Long Term Effects of Cocaine
Cocaine can be very dangerous, even when abused in the short term. However, long term abuse of cocaine has its effects as well. Cocaine abuse and addiction in the long term will cause problems for a person’s mental and physical health as well as all other aspects of his or her life.
Long Term Effects of Cocaine on the Brain
According to the NIH, cocaine has been found to “decrease… the activity of the brain over time.” This is why cocaine abuse is so dangerous and affects the brain so strongly, especially when the drug is abused over time. “Even ten days after the last abuse of cocaine, the levels of activity in a drug abuser’s brain are much lower than those in the normal brain,” and even a hundred days after the last use of cocaine, a person’s brain is still not up to its former capacity. The NIH states that “scientists wonder if there are areas of the brain that never fully recover from the effects of drugs,” especially the longer they are used.
A person who abuses cocaine in the long-term might experience these issues with the brain, including:
- Strong cravings which last months or years after the person stops taking cocaine
- According to the NIDA, studies have shown “the memory of the cocaine experience or exposure to cues associated with drug use can trigger tremendous craving and relapse to drug use.”
- Mood disturbances
- “Auditory and tactile hallucinations” (CESAR)
- Withdrawing users often experience the hallucination of coke bugs, which seem like bugs burrowing under the skin of the person.
- Psychological withdrawal symptoms such as:
- “Extreme fatigue”
Long Term Effects of Cocaine on the Body
The NIDA states, “Different routes of cocaine administration can produce different adverse effects.” Depending on how you take cocaine, you may experience certain issues over time, such as:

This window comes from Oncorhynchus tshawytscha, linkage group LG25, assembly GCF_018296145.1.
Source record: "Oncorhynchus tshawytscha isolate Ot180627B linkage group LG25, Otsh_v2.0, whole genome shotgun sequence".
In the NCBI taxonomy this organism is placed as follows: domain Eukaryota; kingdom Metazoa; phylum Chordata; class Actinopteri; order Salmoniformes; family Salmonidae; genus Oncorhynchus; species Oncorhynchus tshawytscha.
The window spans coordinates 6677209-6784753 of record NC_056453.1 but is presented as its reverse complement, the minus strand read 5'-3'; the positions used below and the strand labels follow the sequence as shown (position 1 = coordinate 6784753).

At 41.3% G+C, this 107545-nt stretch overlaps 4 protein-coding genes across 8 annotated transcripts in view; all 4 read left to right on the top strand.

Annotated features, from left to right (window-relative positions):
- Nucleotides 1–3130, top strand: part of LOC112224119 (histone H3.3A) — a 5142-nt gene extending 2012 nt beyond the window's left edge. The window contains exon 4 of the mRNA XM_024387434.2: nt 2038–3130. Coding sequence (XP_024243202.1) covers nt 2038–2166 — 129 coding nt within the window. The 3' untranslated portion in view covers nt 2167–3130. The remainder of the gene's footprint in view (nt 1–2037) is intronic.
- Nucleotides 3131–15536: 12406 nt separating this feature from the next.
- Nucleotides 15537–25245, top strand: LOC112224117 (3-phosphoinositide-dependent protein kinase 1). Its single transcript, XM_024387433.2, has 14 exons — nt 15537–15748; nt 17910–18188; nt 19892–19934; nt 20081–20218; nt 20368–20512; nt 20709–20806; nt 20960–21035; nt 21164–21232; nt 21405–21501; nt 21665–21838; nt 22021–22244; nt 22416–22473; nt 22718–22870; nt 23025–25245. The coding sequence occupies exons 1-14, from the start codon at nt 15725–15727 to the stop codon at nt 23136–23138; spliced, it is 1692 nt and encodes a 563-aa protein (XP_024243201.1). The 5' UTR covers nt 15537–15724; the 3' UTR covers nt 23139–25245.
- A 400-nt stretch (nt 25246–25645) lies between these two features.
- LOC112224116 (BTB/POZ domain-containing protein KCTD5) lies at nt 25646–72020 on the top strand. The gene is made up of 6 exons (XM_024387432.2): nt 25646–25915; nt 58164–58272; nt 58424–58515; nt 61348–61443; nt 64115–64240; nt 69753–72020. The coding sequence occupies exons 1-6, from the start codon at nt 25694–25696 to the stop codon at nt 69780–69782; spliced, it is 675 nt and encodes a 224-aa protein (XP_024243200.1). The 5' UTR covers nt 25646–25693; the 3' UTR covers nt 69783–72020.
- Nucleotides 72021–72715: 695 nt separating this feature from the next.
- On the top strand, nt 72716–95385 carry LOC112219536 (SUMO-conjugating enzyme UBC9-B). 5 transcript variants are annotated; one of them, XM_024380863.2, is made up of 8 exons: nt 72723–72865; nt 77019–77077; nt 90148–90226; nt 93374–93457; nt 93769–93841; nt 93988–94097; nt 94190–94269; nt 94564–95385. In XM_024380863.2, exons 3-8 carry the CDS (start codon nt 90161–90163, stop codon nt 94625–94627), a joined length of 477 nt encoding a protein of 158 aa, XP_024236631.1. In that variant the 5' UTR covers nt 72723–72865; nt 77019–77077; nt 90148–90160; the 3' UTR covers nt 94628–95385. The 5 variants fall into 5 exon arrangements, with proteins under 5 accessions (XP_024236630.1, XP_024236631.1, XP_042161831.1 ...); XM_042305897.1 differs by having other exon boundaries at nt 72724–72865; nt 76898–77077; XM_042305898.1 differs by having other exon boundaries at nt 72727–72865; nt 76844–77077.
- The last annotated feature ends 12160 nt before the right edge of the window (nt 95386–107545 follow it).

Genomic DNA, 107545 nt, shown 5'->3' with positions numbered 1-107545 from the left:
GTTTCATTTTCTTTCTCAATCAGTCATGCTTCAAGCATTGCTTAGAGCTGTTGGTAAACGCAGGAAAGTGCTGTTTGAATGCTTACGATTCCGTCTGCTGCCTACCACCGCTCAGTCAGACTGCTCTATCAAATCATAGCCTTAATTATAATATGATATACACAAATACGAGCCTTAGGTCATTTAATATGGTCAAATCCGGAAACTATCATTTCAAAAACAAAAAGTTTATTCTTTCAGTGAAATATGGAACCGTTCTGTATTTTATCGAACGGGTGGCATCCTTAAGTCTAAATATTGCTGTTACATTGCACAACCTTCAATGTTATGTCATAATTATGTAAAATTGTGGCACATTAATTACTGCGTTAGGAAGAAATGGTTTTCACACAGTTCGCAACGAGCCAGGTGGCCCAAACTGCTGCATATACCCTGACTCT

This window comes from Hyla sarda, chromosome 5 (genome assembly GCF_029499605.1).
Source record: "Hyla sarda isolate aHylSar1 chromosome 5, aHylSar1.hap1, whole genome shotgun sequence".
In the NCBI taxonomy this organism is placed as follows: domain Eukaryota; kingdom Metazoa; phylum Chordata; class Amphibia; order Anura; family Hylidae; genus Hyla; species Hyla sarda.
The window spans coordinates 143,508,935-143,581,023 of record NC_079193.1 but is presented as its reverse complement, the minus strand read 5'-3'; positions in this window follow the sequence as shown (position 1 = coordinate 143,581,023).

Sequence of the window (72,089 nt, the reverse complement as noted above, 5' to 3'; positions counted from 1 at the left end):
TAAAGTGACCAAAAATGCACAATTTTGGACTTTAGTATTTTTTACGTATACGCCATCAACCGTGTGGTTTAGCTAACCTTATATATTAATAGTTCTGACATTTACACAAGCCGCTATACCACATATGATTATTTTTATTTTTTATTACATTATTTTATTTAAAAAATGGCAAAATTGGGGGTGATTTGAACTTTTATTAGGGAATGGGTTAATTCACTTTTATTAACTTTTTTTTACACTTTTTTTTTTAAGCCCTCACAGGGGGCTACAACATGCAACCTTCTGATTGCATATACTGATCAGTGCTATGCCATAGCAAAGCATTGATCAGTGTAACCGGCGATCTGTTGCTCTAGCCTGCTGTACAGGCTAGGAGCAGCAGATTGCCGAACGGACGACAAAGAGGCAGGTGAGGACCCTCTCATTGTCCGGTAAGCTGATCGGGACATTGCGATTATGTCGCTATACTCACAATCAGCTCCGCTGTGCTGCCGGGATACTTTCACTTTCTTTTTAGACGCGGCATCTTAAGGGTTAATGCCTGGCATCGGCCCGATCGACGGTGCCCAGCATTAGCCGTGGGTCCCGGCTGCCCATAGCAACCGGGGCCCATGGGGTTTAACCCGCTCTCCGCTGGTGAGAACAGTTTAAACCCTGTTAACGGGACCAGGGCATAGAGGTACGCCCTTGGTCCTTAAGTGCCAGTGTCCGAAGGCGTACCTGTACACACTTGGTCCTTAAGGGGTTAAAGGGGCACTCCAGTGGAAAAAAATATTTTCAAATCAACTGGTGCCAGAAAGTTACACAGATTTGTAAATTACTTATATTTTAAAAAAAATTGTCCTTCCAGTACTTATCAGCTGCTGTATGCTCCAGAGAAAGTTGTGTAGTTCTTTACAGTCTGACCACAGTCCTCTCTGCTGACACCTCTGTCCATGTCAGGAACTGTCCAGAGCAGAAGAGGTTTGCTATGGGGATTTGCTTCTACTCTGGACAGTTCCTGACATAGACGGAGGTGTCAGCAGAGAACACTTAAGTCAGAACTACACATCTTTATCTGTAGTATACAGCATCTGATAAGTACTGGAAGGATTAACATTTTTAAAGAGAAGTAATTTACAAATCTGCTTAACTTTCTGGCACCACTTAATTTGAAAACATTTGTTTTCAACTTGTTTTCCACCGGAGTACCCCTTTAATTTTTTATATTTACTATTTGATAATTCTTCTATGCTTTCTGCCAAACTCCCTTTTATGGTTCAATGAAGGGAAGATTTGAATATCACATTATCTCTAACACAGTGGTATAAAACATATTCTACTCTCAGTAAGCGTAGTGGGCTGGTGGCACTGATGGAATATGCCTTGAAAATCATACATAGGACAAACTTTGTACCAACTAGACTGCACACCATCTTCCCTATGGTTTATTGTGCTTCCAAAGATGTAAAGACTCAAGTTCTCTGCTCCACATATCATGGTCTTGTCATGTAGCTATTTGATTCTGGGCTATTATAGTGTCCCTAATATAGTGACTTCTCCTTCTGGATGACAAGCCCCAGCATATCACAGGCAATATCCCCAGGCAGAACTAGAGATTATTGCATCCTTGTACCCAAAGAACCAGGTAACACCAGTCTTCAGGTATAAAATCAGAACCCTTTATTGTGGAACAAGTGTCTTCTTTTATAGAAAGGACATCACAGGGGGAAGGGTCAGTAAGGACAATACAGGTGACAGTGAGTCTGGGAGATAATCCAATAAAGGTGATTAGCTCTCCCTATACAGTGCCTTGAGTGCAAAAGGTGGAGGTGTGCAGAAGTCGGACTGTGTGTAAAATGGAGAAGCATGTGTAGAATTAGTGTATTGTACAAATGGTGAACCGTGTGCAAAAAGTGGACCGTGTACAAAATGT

- Snorting cocaine can cause anosmia, or the loss of the sense of smell. It can also cause nosebleeds, hoarseness, and problems with swallowing.
- Injecting cocaine can cause track marks, allergic reactions, and other issues based on the impurities in the drug.
- Ingesting cocaine can cause “severe bowel gangrene, due to reduced blood flow.”
Cocaine also causes users to lose an extreme amount of weight over time. The drug suppresses their appetites, making them feel like they don’t need to eat. It can bring about malnourishment, and many users can require hospitalization for this issue.
In the long term, cocaine can also cause an increased risk for heart disease, heart attack, stroke, and seizures. Many chronic users experience strong and frequent headaches, and “sexual dysfunction in both males and females” also occurs.
Long Term Effects of Cocaine on Your Life
Users who abuse cocaine in the long term often become addicted. They can “quickly develop a tolerance to the drug, needing more of the substance to achieve the desired effects” (CESAR). This can lead to overdose and other issues.
Addiction can also cause problems in your home life, destroying relationships and sometimes causing them to become unsalvageable. People often experience issues at work which can lead to them getting fired, and the illegal status of cocaine can cause a user to get arrested. These outcomes all become more likely the longer a person abuses cocaine.